Human neutrophils have great capacity to cause tissue damage in inflammatory diseases via their inappropriate activation to release reactive oxygen species (ROS), proteases and other tissue-damaging molecules. Furthermore, activated neutrophils can release a wide variety of cytokines and chemokines that can regulate almost every element of the immune system. In addition to these important immuno-regulatory processes, activated neutrophils can also release, expose or generate neoepitopes that have the potential to break immune tolerance and result in the generation of autoantibodies, that characterise a number of human auto-immune diseases. For example, in vasculitis, anti-neutrophil cytoplasmic antibodies (ANCA) that are directed against proteinase 3 or myeloperoxidase are neutrophil-derived autoantigens and activated neutrophils are the main effector cells of vascular damage. In other auto-immune diseases, these neutrophil-derived neoepitopes may arise from a number of processes that include release of granule enzymes and ROS, changes in the properties of components of their plasma membrane as a result of activation or apoptosis, and via the release of Neutrophil Extracellular Traps (NETs). NETs are extracellular structures that contain chromatin that is decorated with granule enzymes (including citrullinated proteins) that can act as neo-epitopes to generate auto-immunity. This review therefore describes the processes that can result in neutrophil-mediated auto-immunity, and the role of neutrophils in the molecular pathologies of auto-immune diseases such as vasculitis, rheumatoid arthritis (RA) and systemic lupus erythematosus (SLE). We discuss the potential role of NETs in these processes and some of the debate in the literature regarding the role of this phenomenon in microbial killing, cell death and auto-immunity. Copyright © 2016 Elsevier Ltd. All rights reserved.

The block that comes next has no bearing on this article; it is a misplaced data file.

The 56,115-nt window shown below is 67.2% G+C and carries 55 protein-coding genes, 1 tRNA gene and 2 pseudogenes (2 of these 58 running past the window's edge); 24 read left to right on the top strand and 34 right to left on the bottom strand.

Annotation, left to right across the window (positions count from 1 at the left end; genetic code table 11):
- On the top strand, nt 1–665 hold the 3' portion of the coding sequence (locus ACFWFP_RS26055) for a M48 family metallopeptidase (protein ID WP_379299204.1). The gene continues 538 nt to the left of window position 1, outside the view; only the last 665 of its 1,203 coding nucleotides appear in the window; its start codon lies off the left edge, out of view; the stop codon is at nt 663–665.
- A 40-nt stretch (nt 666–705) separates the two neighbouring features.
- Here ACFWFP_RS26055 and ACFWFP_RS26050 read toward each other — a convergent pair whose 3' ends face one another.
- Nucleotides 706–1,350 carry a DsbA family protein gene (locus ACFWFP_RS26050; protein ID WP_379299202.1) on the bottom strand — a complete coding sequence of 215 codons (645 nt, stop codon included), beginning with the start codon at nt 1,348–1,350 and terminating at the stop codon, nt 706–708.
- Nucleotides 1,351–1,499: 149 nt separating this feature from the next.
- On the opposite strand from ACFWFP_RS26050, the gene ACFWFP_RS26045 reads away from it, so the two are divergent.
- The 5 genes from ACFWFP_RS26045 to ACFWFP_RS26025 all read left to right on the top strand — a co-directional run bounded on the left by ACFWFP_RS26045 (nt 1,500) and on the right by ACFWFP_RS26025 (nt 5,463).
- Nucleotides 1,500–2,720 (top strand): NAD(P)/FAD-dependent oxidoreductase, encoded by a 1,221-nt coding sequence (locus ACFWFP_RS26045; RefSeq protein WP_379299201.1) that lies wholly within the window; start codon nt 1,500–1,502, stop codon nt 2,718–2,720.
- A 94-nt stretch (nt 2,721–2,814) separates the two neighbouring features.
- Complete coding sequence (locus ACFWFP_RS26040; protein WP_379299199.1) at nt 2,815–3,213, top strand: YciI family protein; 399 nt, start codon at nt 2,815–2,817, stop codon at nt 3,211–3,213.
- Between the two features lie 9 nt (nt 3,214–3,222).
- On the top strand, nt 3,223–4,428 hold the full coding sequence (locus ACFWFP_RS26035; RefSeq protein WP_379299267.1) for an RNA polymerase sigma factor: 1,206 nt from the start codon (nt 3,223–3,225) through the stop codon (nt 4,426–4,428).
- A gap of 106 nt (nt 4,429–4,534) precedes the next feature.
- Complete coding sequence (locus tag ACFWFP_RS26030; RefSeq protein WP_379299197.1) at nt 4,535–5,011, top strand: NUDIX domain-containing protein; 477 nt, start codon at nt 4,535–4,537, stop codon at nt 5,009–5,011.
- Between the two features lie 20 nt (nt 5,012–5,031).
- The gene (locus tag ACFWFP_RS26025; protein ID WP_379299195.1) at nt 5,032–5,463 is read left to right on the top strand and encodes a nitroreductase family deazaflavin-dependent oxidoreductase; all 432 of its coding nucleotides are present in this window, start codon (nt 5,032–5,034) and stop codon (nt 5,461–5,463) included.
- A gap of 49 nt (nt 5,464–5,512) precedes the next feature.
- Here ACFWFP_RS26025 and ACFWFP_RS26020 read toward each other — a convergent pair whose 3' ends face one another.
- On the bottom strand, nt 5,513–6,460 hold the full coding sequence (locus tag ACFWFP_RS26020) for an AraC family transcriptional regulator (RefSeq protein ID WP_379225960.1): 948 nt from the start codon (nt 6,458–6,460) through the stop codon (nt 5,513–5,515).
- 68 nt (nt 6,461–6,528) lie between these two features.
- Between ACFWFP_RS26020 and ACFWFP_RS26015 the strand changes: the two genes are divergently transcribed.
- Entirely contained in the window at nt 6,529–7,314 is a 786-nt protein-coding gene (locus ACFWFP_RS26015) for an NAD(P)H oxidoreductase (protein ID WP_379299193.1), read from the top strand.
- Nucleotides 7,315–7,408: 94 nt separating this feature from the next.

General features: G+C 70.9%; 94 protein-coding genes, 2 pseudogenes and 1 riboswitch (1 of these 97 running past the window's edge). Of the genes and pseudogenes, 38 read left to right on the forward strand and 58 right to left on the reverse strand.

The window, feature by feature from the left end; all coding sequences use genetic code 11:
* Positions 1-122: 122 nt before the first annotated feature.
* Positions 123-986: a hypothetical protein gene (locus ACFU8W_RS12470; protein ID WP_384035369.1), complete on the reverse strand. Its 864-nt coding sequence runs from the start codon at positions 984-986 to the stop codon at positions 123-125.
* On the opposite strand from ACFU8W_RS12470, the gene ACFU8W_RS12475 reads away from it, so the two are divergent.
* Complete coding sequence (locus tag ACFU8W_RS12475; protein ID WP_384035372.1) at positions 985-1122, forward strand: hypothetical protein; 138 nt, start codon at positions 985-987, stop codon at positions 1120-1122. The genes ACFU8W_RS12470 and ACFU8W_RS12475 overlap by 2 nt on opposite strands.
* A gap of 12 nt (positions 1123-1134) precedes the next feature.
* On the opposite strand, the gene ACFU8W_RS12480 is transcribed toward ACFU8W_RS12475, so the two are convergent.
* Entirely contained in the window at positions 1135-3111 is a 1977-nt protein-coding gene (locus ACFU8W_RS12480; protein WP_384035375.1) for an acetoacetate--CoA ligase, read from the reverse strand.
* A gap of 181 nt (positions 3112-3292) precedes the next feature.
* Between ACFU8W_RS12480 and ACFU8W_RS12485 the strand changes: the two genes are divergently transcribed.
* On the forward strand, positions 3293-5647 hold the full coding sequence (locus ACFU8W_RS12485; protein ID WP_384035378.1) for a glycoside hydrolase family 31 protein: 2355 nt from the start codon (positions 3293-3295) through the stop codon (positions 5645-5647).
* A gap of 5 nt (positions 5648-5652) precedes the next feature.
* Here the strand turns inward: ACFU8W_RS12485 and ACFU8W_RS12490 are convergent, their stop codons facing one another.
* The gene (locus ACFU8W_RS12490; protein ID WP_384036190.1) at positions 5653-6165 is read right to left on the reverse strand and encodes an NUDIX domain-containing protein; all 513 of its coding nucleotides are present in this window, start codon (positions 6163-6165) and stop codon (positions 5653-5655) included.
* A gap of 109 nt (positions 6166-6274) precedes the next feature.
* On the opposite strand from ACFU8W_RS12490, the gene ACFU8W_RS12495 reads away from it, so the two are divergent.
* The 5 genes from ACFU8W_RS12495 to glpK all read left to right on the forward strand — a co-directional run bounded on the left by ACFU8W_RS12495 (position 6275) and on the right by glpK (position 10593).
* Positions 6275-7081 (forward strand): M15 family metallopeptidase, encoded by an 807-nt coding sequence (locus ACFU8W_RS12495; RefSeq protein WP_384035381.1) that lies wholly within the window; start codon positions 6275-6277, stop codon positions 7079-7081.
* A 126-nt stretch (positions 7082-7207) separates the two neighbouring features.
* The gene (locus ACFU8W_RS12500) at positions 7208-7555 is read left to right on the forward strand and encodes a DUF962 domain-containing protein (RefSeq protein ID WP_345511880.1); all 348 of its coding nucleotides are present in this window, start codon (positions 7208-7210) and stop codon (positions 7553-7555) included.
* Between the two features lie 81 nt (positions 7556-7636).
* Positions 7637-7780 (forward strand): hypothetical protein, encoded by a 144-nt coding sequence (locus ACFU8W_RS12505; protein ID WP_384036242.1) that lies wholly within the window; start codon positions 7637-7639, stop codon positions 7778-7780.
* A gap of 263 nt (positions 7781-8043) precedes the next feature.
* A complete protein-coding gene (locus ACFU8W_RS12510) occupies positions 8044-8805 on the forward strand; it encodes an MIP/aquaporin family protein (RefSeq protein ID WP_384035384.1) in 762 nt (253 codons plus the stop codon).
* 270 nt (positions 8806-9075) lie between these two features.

12. Resolvin D1 prevents smoking-induced emphysema and promotes lung tissue regeneration.

    Science.gov (United States)

    Kim, Kang-Hyun; Park, Tai Sun; Kim, You-Sun; Lee, Jae Seung; Oh, Yeon-Mok; Lee, Sang-Do; Lee, Sei Won

    2016-01-01